The Other House

Front Cover
Arno Press, Jan 1, 1976 - Fiction - 388 pages
15 Reviews
The Other House is one of the most startling and disconcerting of James's novels. Written at the same time as such terse masterpieces as The Spoils of Poynton and What Maisie Knew, it is like them a story of a struggle for possession and of its devastating consequences. Three women seek in very different ways to secure the affections of one man, while he, in turn, tries to humor and please them all. In the middle of this contest of wills stands his unwitting and very vulnerable young daughter. The savage conclusion of The Other House makes it one of the most disturbing and memorable of Henry James's depiction of the evil that lies under the polished veneer of civilized life.

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Review: The Other House

User Review  - David Moulton - Goodreads

If you try and read every book by any author you're bound to run into a few duds; this is true even when the author was maybe the greatest novelist who ever lived. The Other House is mostly forgotten ... Read full review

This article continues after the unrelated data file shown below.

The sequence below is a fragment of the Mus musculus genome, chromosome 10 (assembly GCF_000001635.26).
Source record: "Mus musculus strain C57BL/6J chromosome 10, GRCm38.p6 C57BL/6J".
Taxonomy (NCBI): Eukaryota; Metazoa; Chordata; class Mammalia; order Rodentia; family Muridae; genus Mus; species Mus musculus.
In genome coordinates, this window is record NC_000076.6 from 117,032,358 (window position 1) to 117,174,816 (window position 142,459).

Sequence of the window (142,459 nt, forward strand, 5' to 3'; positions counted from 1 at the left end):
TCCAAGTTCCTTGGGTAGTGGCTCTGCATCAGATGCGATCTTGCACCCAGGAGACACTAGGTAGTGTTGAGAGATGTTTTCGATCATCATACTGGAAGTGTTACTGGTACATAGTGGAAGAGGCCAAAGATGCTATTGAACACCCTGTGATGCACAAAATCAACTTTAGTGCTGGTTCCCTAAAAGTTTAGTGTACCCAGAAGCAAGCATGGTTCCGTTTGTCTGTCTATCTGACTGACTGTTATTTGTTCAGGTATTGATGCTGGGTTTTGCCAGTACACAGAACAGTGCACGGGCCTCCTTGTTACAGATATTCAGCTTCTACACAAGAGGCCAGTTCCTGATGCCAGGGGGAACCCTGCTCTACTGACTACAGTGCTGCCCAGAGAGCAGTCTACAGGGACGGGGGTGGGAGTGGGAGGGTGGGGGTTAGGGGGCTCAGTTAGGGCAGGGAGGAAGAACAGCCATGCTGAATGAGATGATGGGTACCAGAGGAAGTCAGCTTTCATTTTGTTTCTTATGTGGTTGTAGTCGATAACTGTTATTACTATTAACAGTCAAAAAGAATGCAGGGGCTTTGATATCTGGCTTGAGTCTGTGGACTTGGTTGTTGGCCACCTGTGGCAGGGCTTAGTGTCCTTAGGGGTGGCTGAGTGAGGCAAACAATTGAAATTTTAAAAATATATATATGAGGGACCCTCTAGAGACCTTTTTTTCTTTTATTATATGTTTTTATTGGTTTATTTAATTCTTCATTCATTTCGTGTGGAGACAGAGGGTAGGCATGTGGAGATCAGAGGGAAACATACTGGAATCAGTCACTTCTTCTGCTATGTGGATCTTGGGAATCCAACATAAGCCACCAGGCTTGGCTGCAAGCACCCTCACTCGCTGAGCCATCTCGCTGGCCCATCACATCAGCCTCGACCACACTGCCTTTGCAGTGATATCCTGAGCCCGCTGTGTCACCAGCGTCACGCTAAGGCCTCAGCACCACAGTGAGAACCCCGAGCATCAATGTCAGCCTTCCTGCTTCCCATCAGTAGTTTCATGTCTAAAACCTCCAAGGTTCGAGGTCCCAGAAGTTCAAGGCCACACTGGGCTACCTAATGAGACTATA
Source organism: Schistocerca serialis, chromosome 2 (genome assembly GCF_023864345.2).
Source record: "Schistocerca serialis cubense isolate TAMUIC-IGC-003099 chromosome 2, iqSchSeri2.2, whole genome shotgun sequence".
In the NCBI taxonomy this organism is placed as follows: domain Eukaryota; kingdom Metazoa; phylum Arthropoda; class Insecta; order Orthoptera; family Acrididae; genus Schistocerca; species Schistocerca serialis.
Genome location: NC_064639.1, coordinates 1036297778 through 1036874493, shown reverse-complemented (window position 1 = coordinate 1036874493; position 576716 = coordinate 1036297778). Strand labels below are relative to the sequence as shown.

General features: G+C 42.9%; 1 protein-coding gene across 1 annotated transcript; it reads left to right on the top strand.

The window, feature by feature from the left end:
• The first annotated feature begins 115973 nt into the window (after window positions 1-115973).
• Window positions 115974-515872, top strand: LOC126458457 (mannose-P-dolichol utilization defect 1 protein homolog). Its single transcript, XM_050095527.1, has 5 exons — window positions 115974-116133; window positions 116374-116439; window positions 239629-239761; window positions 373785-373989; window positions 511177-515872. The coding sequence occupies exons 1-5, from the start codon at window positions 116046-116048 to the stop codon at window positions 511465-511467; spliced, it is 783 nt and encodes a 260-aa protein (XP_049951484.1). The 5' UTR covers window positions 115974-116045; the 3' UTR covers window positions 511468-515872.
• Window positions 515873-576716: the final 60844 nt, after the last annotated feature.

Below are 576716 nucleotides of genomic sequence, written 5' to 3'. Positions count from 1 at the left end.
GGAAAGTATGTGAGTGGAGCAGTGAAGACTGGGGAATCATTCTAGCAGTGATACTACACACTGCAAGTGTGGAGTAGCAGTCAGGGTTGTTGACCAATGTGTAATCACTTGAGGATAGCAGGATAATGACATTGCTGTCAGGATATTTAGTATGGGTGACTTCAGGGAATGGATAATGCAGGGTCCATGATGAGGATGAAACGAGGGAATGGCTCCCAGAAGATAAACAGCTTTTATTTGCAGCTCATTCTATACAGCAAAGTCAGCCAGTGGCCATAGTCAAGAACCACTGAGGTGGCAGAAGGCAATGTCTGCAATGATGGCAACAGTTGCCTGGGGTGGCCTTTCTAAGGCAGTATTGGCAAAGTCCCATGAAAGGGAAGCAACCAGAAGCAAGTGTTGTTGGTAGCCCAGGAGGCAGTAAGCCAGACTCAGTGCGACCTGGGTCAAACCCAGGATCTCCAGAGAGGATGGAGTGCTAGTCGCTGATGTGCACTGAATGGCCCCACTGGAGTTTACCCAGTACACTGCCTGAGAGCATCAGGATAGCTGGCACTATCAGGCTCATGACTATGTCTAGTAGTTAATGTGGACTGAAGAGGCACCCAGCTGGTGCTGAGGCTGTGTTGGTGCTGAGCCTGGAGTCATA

Review: The Other House

User Review  - Akshat Sharma - Goodreads

This is the worst thing that has happened to me, and I am in grad school. So here's the thing: I stick with Henry because, at the end of the day, he has a compelling story to tell, and his characters ... Read full review

About the author (1976)

Henry James, American novelist and literary critic, was born in 1843 in New York City. Psychologist-philosopher William James was his brother. By the age of 18, he had lived in France, England, Switzerland, Germany, and New England. In 1876, he moved to London, having decided to live abroad permanently. James was a prolific writer; his writings include 22 novels, 113 tales, 15 plays, approximately 10 books of criticism, and 7 travel books. His best-known works include Daisy Miller, The Turn of the Screw, The Portrait of a Lady, The Ambassadors, and The American Scene. His works of fiction are elegant and articulate looks at Victorian society; while primarily set in genteel society, James subtlely explores class issues, sexual repression, and psychological distress. Henry James died in 1916 in London. The James Memorial Stone in Poet's Corner, Westminster Abbey, commemorates him.

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